• Surely if these people make the journey at great risk to themselves and their families because they are escaping ‘whatever’ then they should be looked after – I don’t really get why that is so difficult – is it a bunker mentality perhaps.

                    • RedLogix

                      That’s exactly what I said. The ‘shooting them out of the water’ crack is black irony.

                      But exactly how many refugees would you be happy to see here? Got a number in mind?

                    • No the number is irrelevant and focusing on that is focusing on scarcity – I’d rather try and look after those less fortunate, scared witless, suffering people and if that means some rich arseholes lose their second or third house to put people in I say good!

                      edit – oh and maybe some of the dairy farmers can cut their cows down and the land could be used for the common good instead of their selfish greed too.

                    • Colonial Viper

                      But exactly how many refugees would you be happy to see here? Got a number in mind?

                      It wholly depends on the systems we set up to receive and integrate them, and what we as a nation expect from them.

                      But at an absolute maximum responding to extreme humanitarian circumstances, I would suggest 1 refugee per year per 500 resident NZers.

                      That’s 9,000 refugees per year.

                    • RedLogix

                      9,000 per year … or a couple of big ships. At most.

                    • Colonial Weka

                      I’d want to see how many people NZ land can sustain, bioregion by bioregion, and then we can think better about who we can welcome.

                    • Colonial Viper

                      9,000 per year … or a couple of big ships. At most.

                      Yep. Could we physically do much larger numbers? Sure, for a short time. Maybe 100,000 pa for a year or three. But that would end real quick with a political or social backlash.

                    • yeah so each according to their need is only for some, preferably those like *us*. Any number is bogus because it automatically implies triage and a grasping of privilege for those already here, maintained at the expense of those who really need help. Why is any particular person here more deserving than someone arriving in need of help – they aren’t in my book.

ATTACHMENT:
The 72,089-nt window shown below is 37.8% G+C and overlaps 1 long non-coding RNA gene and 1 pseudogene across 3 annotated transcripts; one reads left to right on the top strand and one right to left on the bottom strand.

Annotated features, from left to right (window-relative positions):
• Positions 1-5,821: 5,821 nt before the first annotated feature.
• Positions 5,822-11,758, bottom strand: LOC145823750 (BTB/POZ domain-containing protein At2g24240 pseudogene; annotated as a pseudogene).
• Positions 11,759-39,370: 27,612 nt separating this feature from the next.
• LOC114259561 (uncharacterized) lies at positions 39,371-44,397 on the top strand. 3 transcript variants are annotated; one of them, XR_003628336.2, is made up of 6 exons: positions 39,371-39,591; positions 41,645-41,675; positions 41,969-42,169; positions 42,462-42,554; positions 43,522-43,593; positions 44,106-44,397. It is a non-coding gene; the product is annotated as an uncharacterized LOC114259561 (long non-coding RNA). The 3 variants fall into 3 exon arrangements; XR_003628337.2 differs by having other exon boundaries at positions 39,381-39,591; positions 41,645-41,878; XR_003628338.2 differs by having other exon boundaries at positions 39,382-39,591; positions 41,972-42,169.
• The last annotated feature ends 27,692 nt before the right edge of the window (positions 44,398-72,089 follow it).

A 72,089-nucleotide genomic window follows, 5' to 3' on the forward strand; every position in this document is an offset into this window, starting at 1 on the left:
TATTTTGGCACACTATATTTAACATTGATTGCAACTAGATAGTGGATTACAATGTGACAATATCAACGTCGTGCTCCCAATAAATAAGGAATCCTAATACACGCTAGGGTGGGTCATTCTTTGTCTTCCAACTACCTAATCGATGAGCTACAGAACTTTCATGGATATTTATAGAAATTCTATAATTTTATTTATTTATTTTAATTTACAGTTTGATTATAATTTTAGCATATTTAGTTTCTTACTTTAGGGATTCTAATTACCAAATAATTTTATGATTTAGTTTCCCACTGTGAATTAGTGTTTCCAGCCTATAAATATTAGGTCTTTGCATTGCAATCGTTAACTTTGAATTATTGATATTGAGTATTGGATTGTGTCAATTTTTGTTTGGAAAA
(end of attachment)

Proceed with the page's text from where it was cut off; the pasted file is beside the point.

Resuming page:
• lol ‘social backlash’ – from who?

                      just another nimby argument cv

                    • Colonial Viper

                      You’re right of course MM. But too many NZers are just fine with NZ children hungry and in poverty. What makes you think they would give that much more consideration to children from far away lands.

                    • Colonial Viper

                      just another nimby argument cv

                      yeah, it is. And at a certain stage, a political party is going to use it very effectively and throw the other lot out. No refugees then.

                    • Colonial Viper

                      yeah so each according to their need is only for some, preferably those like *us*.

                      Not really, because as you know, we can’t even apply this to New Zealanders.

                    • RedLogix

                      Well MM so no upper limit? OK … there will be around 9b people on earth sometime soon. If say 20% of them become climate refugees, that’s 1.8b people.

                      If just 5% of them decide to come to this country, then that’s oh … 100m people. (Back of envelope guesswork … feel free to insert your own assumptions)

                      How do you imagine that might work out ? In terms of who really owns this country?

                      I’m not being mischievous, just tossing around some sense of the magnitude of the challenge and what choices we might face.